News + Updates

Up until October 22, 2012, the Jersey Shore was a place you’d go to have a pretty predictably good time. Then uncertainty hurtled into town along with a hurricane named Sandy. The SURE HOUSE, Stevens Institute of Technology’s entry into the 2015 US Department of Energy Solar Decathlon, is a prototype for a solar-powered, storm-resilient home that aims to bring a level of security back to the New Jersey coast and other vulnerable areas.

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Combining sustainability (SU) and resiliency (RE), the super energy-efficient, passively cooled and heated residence features a breezy and open 1960s beach cottage vibe that is SURE to make a splash at this year’s Decathlon next month. We headed over to Hoboken, New Jersey in August to walk through the structure as final touches were being completed before its big trip over to California.

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Renusol America, a provider of solar PV mounting solutions, has announced its support of a student team from Stevens Institute of Technology in its competition in the Department of Energy’s Solar Decathlon 2015. Renusol America donated 60 of its Renusol CS60 one-piece, ballasted PV mounting systems for flat roof applications, along with hardware, and assisted the team in the design and engineering of the solar array.

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Stevens Institute of Technology has fielded one of the fourteen college teams from across the country that are competing in the design and build of cost-efficient and energy efficient solar homes. Inspired by Hurricane Sandy’s devastating impact on the New Jersey shoreline, the Stevens Institute of Technology team’s entry, the SURE HOUSE, represents the team’s vision of a sustainable and resilient home for the areas at greatest risk due to rising sea levels and more damaging storms.

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From storm-resistant shelters to breezy dwellings that open like a flower, the solar-powered houses in the U.S. Department of Energy’s Solar Decathlon 2015 are as diverse and creative as the teams behind them. Each was inspired by the unique cultures, experiences and landscapes of its creators, who represent more than 20 colleges and universities around the world.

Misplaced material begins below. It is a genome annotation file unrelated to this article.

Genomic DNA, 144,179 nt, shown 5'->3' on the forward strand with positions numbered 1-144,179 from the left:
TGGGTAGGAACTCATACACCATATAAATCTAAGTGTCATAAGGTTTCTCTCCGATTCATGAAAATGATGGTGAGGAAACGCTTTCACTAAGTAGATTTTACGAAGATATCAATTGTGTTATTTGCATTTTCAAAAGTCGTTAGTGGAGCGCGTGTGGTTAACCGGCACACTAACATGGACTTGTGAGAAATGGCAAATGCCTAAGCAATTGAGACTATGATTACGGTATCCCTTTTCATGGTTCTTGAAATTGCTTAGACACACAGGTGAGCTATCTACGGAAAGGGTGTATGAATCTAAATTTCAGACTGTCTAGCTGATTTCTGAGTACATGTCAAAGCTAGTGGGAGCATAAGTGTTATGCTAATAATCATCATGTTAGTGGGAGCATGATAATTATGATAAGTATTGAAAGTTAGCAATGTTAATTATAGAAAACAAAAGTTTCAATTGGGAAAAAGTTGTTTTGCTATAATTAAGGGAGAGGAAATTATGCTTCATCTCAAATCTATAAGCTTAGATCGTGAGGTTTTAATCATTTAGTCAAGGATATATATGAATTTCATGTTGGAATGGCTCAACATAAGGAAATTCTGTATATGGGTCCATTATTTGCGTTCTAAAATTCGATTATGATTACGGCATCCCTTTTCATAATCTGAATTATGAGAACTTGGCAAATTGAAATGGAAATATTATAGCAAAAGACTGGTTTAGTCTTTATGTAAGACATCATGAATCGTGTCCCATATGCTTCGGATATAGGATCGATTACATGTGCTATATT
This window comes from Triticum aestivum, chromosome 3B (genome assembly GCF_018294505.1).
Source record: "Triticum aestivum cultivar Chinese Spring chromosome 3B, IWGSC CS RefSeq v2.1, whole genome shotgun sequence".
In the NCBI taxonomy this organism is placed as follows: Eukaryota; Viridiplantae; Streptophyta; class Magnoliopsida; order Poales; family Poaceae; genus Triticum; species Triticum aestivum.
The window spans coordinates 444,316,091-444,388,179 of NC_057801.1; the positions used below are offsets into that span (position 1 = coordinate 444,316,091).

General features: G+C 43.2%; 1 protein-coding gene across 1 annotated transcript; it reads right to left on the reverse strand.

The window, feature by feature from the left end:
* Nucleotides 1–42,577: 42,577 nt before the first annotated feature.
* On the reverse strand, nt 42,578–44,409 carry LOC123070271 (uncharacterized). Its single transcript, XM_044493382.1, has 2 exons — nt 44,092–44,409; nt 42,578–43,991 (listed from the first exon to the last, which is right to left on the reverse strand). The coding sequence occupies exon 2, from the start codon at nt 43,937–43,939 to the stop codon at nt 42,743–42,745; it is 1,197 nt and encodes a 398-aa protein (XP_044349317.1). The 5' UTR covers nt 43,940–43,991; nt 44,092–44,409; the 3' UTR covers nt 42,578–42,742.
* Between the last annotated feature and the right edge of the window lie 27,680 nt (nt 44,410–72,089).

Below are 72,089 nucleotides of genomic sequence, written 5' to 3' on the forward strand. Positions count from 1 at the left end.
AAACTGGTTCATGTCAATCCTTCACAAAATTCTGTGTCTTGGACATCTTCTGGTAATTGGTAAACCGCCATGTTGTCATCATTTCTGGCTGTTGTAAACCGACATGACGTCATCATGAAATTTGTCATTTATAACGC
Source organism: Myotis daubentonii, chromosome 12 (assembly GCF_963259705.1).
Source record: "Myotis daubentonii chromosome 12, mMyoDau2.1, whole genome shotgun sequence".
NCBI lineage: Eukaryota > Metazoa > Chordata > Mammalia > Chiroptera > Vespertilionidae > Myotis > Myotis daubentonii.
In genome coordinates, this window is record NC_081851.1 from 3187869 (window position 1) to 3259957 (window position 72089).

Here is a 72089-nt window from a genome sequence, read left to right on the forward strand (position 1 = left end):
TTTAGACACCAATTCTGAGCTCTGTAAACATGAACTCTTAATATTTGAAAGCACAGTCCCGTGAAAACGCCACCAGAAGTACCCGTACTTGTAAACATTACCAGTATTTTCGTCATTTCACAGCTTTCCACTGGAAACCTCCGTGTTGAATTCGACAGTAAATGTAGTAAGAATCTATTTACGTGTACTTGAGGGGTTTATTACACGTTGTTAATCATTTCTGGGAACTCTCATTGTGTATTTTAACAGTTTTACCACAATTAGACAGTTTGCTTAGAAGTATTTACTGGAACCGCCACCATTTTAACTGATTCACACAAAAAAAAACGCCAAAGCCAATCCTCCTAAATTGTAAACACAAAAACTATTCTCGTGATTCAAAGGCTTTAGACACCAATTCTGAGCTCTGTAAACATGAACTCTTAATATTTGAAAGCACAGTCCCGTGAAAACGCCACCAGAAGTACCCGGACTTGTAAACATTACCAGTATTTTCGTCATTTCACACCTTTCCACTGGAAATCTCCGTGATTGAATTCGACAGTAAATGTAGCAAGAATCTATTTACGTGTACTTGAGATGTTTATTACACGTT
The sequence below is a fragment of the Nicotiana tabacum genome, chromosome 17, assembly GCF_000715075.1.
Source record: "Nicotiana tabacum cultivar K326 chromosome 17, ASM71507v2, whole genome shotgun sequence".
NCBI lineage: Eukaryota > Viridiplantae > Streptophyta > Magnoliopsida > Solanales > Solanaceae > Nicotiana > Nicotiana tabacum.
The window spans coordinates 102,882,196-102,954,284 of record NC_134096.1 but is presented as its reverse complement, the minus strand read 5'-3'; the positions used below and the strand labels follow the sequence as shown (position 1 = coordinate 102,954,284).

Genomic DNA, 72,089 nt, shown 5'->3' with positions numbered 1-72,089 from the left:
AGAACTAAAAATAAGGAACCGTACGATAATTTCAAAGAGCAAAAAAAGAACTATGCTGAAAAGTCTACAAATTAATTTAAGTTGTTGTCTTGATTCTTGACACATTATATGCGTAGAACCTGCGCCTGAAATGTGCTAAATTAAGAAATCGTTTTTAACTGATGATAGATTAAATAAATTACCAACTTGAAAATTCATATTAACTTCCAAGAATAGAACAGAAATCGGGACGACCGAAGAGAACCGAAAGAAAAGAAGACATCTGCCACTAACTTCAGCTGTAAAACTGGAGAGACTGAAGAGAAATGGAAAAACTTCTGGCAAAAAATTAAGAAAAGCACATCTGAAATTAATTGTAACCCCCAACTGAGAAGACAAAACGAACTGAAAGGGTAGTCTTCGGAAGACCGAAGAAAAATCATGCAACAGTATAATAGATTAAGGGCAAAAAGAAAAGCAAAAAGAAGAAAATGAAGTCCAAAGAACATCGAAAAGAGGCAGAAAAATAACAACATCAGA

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All their hard work and ingenuity will be on display this October 8-18 at the 2015 Solar Decathlon’s grand finale in Irvine, California. The 14 collegiate teams will put their final designs to the test in 10 contests (hence the name “decathlon”), with top honors going to the house that best blends affordability, consumer appeal and design excellence with energy efficiency and sustainability.

On Aug. 29, nearly 10 years ago today, a calamitous young hellion from the Bahamas named Katrina, having previously caused quite a ruckus down around Miami and the Panhandle, marched straight from the warm waters of the Gulf of Mexico and slammed into southeast Louisiana with all her might. Floodwaters unleashed by Katrina’s Category 3 fury inundated the city of New Orleans and its surrounding parishes. Levees were breached, highways were submerged, roofs were peeled off of buildings, entire neighborhoods were washed away. Over 1,200 human lives were lost as were thousands upon thousands of homes.

Ten years of healing and rebuilding later, areas of New Orleans and neighboring Mississippi still haven’t completely recovered from Hurricane Katrina. They likely never will. And in those 10 years, there have been other historic and horrific storms, both home and abroad, including tornados that literally turned the towns of Joplin, Missouri, and Moore, Oklahoma, inside out and upside down in 2011 and 2013, respectively. And then there was Hurricane Sandy, a storm that, in October 2012, managed to bring even New York City to its knees.

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Stevens Tech, SURE House

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NYC Tech, DURA

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Crowder College, Shelter3